I believe everyone from the dawn of time knows how important the intake of calcium is. We’ll be told to include loads of calcium in our daily diet by intaking cheese, milk, and yogurt. Dairy Free Sources of Calcium.
But what if you don’t like milk anymore? Or you’re suffering from extreme bloating and constipation due to excessive intake of calcium.
Can you shift to a diary-free diet? Wondering if it might help you in getting the allocated amount of calcium regularly?
Absolutely! There are various dairy-free sources from where you can get Dairy Free Sources of Calcium.
Whoever is reading this article doesn’t know about these sources. Do you want to know them?
This article is for all those people who’re looking for surprising dairy-free sources of calcium. Let’s get started.
Seven Dairy Free Sources of Calcium
It is a misconception that calcium just comes in dairy products. Calcium does come in several different foods that aren’t dairy. Milk, cheese, and yogurt are the first prime source of obtaining calcium.
But, there are other alternatives as well for calcium. Before we dive into the dairy-free calcium sources, let’s have a quick reminder about the importance of maintaining calcium levels in our bodies.
- Healthy Bones: Mainly, 99% of the body’s calcium is stored in your bones. Thus, when you enter adulthood or become older, your body strengthens your bones, and for this, you need to have calcium in your diet regularly.
- Heart Functions: Calcium is essential to keep your heart muscle pump properly.
- Transmission of Nerve: Calcium triggers cell signals that direct muscles to contract and helps you in movement.
Let’s jump right into the surprising seven dairy-free sources that are rich in calcium.
Are you looking for products that are rich in calcium other than dairy products? Plant-based milk is one of them. They are readily available at your nearest grocery stores, and even you can make them easily without any hassle.
All you need is to choose anyone from almond, cashew, coconut, oat, rice, and hemp milk. The plant milk provides you 25% of calcium that equals cow’s milk. Isn’t this amazing?
Also known as bean curd consists of antioxidants and anti-inflammatory chemicals that are essential for an anti-inflammatory diet. When tofu is made with calcium sulfate, it becomes calcium-rich and other vital minerals and vitamins.
The half-cup gives 253 mg calcium. For a more savory taste, use a tofu press to remove water from tofu and result in a much denser block texture. That’s great, isn’t it?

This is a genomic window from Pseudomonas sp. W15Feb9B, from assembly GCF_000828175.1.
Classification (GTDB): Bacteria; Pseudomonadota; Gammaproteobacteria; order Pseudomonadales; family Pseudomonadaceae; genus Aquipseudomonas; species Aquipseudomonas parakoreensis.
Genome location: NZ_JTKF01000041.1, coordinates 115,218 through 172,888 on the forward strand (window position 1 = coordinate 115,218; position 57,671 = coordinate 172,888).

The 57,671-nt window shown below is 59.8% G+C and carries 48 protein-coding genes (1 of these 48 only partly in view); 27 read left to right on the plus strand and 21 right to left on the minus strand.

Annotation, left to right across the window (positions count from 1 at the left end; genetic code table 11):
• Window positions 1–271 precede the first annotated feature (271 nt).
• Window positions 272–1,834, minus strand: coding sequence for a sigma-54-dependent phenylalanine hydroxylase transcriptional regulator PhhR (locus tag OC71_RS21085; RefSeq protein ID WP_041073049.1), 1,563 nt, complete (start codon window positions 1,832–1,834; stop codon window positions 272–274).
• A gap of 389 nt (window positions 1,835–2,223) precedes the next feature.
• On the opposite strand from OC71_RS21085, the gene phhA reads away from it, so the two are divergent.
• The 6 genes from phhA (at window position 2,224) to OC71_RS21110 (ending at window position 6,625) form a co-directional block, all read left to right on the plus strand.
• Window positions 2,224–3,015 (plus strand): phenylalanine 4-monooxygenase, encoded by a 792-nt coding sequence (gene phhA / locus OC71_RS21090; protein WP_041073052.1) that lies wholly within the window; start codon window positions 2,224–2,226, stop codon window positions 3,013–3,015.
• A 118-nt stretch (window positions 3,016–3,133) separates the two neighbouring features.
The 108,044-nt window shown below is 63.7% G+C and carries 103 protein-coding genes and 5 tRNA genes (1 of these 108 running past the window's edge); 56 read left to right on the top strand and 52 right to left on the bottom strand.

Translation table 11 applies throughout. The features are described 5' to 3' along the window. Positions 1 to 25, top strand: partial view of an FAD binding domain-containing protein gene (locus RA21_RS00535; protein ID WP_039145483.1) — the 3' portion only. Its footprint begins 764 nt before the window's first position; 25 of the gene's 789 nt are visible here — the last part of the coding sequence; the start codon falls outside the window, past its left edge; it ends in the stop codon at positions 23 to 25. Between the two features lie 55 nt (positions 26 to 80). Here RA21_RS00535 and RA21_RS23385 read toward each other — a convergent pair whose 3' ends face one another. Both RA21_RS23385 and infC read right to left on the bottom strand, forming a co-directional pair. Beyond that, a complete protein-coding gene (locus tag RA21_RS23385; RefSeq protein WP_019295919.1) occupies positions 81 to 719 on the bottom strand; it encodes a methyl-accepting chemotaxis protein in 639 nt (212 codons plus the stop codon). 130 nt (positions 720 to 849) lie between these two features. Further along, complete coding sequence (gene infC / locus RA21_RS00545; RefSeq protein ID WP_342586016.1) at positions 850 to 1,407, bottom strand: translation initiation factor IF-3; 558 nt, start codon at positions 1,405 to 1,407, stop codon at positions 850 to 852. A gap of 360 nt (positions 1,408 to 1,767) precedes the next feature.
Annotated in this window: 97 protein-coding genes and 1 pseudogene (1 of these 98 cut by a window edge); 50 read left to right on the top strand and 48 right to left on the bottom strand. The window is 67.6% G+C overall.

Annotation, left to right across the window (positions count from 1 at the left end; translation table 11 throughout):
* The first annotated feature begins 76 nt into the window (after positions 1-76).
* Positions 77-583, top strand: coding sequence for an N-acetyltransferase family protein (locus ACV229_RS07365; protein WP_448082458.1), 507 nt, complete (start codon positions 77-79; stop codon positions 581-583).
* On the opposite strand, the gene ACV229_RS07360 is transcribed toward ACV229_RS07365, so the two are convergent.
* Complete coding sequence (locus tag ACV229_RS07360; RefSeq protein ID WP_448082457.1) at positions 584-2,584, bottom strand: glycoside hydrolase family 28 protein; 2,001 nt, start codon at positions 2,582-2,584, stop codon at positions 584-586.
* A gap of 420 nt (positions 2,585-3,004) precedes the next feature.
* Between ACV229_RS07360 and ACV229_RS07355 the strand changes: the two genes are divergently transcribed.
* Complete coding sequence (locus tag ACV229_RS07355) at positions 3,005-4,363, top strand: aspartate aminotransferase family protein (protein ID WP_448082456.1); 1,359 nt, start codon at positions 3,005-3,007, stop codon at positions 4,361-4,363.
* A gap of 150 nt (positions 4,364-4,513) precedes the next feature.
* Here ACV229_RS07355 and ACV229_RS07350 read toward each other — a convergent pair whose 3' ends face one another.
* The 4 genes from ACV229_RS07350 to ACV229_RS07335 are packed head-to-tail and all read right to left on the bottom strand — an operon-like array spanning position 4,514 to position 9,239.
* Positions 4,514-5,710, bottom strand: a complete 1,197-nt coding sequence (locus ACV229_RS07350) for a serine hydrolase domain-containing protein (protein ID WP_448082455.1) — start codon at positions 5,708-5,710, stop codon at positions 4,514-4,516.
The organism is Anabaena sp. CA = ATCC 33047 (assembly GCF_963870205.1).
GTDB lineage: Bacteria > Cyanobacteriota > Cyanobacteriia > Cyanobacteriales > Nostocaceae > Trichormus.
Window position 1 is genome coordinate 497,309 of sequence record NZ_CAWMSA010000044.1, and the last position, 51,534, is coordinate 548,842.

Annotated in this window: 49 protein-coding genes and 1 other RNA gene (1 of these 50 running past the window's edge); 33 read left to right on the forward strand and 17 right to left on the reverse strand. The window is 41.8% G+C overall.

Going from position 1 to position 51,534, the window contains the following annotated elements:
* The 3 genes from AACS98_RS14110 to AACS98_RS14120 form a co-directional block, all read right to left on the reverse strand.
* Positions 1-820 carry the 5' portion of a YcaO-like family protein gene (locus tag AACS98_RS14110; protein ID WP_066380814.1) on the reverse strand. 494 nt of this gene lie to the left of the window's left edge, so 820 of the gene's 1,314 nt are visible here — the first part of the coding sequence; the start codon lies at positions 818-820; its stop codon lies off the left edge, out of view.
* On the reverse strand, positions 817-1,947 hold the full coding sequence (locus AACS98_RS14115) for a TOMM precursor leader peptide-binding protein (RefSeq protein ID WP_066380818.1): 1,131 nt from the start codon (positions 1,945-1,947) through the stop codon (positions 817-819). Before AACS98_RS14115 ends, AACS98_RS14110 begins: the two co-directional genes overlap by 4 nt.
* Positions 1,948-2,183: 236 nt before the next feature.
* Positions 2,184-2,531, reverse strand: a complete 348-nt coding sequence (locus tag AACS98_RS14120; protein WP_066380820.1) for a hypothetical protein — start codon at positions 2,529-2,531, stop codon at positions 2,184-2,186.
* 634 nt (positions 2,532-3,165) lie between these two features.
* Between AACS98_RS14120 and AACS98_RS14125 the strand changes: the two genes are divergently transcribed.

To your shock, algae that are a form of algae can be eaten in different forms such as dulse, hijiki, kelp, kombu, and wakame. Besides being a significant source of many other nutrients, mainly omega 3, magnesium, and vitamin B12, it also gives a healthy calcium percentage.
Hijiki contains 14 times more calcium than dairy milk, while only 100 grams of wakame provides more than 10 percent of the daily calcium needs. Amazing right?
Did you know that black molasses provides several different nutrients to your body at a time? It is a by-product of raw sugarcane rich in calcium and copper, iron, magnesium, and potassium.
You just need one tablespoon of black molasses, and it’s equal to a whopping 20 percent of your calcium intake.
Figs are yet another dairy-free calcium-rich source that adds 20 percent of your recommended calcium intake. Figs are incredibly juicy in taste and rich in vitamin B, copper, iron, fiber, and manganese.
These green leaves are the powerhouse of many minerals and vitamins. They are rich in antioxidants, fiber, iron, vitamin C and K, and of course, calcium. You can add it to your salad and fulfill the recommended requirement.
You know that four tablespoons of cooked kale comprise 120 mg of calcium, which equals 17 percent of your requirement. Sounds great!
You know that one tablespoon of sesame seeds has 80 mg calcium that fulfills 11 percent of the body’s daily requirement. Remember, not all food tastes good, having too many sesame seeds. Therefore, sprinkle one tablespoon, and that’s enough.
For a change of taste, toast the seeds, add broccoli, and enjoy a healthy dish. So mouthwatering!
In all, milk and cheese remain the excellent and first-hand sources of intaking calcium. But for some reason, you can intake calcium from non-dairy products like the ones mentioned above. As you continue to enrich your diet with non-dairy calcium products, it’s vital not to forget to include vitamin D in your diet to absorb calcium from your body.